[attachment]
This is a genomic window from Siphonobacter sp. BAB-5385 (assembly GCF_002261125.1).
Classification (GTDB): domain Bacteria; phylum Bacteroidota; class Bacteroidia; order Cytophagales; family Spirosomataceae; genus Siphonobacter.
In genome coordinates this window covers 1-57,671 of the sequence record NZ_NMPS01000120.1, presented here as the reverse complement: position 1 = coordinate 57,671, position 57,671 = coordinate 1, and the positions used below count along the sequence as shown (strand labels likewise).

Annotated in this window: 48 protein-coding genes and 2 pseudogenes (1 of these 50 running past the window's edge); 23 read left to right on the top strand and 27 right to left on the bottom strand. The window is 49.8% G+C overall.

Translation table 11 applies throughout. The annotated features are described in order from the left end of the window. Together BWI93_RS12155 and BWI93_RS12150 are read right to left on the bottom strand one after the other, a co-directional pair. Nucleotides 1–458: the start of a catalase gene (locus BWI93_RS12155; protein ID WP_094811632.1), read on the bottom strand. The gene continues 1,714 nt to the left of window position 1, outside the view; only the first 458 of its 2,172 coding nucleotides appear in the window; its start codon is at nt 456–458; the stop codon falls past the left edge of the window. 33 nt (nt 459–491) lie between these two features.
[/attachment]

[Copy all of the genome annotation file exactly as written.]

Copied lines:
This is a genomic window from Siphonobacter sp. BAB-5385 (assembly GCF_002261125.1).
Classification (GTDB): domain Bacteria; phylum Bacteroidota; class Bacteroidia; order Cytophagales; family Spirosomataceae; genus Siphonobacter.
In genome coordinates this window covers 1-57,671 of the sequence record NZ_NMPS01000120.1, presented here as the reverse complement: position 1 = coordinate 57,671, position 57,671 = coordinate 1, and the positions used below count along the sequence as shown (strand labels likewise).

Annotated in this window: 48 protein-coding genes and 2 pseudogenes (1 of these 50 running past the window's edge); 23 read left to right on the top strand and 27 right to left on the bottom strand. The window is 49.8% G+C overall.

Translation table 11 applies throughout. The annotated features are described in order from the left end of the window. Together BWI93_RS12155 and BWI93_RS12150 are read right to left on the bottom strand one after the other, a co-directional pair. Nucleotides 1–458: the start of a catalase gene (locus BWI93_RS12155; protein ID WP_094811632.1), read on the bottom strand. The gene continues 1,714 nt to the left of window position 1, outside the view; only the first 458 of its 2,172 coding nucleotides appear in the window; its start codon is at nt 456–458; the stop codon falls past the left edge of the window. 33 nt (nt 459–491) lie between these two features.